The Federal Circuit issued an interesting decision today in Hamilton Beach Brands, Inc. v. Sunbeam Products, Inc. (No. 2012-1581). The opinion, written by Judge O’Malley and joined by Judge Bryson, invalidated a patent based on the patentee’s contractual agreement with its own supplier to purchase a product that utilized the patented invention more than one year before the date of the patent application. The dissent, written by Judge Reyna, argued that this decision is inconsistent with the requirement that an offer for sale must by a commercial offer and that it will eviscerate the experimental-use exception.
The patentee, Hamilton Beach, developed an improved slow cooker with clips to hold the lid of the cooker to the body of the cooker. Hamilton Beach’s original design had the clips mounted to the body. Sunbeam designed a competing version of the product with clips mounted to the lid. In response, Hamilton Beach filed a continuation patent application that specifically incorporated Sunbeam’s new design. This application eventually matured into the patent involved in the lawsuit.
In defense, Sunbeam argued that it did not infringe and that the patent was invalid as anticipated because Hamilton Beach introduced new matter into its continuation application and therefore could not take advantage of the earlier filing date. Sunbeam also argued that the patent was invalid due to an offer for sale more than one year before the earliest priority date.
More than one year before the original patent application was filed, Hamilton Beach issued a purchase order to one of its foreign suppliers, asking it to manufacture nearly 2,000 slow cookers based on Hamilton Beach’s specifications and designs. The supplier agreed to fulfill the order once it obtained a release from Hamilton Beach. The supplier’s confirmation occurred more than one year before Hamilton Beach filed its patent application. Hamilton Beach issued the release to its supplier within the one-year period before it filed its application, though.
The District Court ultimately agreed with Sunbeam on all three grounds, finding that Sunbeam did not infringe and that the patent was invalid.
The Federal Circuit’s Decision
A patent can be invalidated under 35 U.S.C. § 102(b)’s on sale bar provision “when two conditions are satisfied before the critical date: (1) the claimed invention must be the subject of a commercial offer for sale; and (2) the invention must be ready for patenting.” There is an exception to the on sale bar where the use is experimental in nature, which negates the commercial requirement of § 102(b).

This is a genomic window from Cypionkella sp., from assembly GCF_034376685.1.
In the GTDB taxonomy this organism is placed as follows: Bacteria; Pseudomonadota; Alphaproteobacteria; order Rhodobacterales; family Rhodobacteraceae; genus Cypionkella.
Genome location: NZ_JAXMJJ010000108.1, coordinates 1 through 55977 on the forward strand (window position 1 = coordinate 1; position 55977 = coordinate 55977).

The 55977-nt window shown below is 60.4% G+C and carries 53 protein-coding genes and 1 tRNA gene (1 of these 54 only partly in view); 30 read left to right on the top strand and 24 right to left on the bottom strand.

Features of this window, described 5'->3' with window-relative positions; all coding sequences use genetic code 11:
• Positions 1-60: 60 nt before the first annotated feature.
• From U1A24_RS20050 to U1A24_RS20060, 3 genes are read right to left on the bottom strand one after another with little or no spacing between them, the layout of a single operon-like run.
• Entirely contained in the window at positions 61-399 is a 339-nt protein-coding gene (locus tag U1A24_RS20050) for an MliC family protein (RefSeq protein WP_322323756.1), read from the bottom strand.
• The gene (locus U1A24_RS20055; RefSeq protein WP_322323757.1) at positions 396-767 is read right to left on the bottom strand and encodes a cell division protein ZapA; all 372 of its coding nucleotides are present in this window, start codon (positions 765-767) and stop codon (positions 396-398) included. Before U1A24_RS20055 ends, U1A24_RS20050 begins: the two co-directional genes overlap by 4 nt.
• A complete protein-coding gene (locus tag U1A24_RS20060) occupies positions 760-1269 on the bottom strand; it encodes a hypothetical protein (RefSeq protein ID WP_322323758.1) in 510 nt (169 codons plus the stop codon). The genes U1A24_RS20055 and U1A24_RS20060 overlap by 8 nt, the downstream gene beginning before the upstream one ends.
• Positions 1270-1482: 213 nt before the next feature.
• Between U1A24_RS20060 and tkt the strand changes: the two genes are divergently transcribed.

The Federal Circuit only addressed Sunbeam’s on-sale bar argument, finding that the offer from Hamilton Beach’s supplier to manufacturer the slow cooker once it received the release was an offer for sale under § 102(b). Because this offer occurred more than one year before Hamilton Beach filed its patent application and Hamilton Beach clearly had specifications and drawings of its invention, the patent was invalid as anticipated.
It reaching its decision, the Court noted that there need not be a binding contract for purposes of § 102(b)—only an offer is required. Moreover, the Court found that there is no “supplier exception” to the on-sale bar.
The key dispute between the majority and dissent was whether Hamilton Beach’s purchase order should have been analyzed under the experimental use exception.
The majority stated that it was expressly not considering the experimental use exception because (1) Hamilton Beach never raised this argument and (2) the order of almost 2,000 slow cookers strongly suggested that the use was not experimental. The majority went out of its way to specifically state that this opinion has no bearing on that exception:
“Experimental use” is simply not at issue. There is, thus, no threat that this decision will have any impact on that defense; it certainly will not “eviscerate” that defense as the dissent fears.
The dissent disagreed, finding that Hamilton Beach had raised this issue and that there was sufficient evidence to suggest that the 2,000 units were being ordered in order to work out a defect in the design. The dissent further expressed concern that this ruling would “eviscerate” the experimental use exception and create havoc for companies that have third parties manufacture their goods.
It is somewhat difficult to predict how this case will be used in the future, but there are certainly some points to take away from it. First, companies need to be aware that contractual negotiations and offers with their own suppliers potentially can be used against them to invalidate their patents. This highlights the need to file provisional applications and keep track of the relevant dates so as not run into this issue. Second, where a use is experimental in nature, it is helpful to document its experimental nature for use later in litigation. Third, the majority fairly clearly states that this decision does not destroy or even implicate the experimental use exception, so that exception should still be available if properly raised at the trial court. Finally, this case highlights the importance of preserving this argument explicitly and clearly.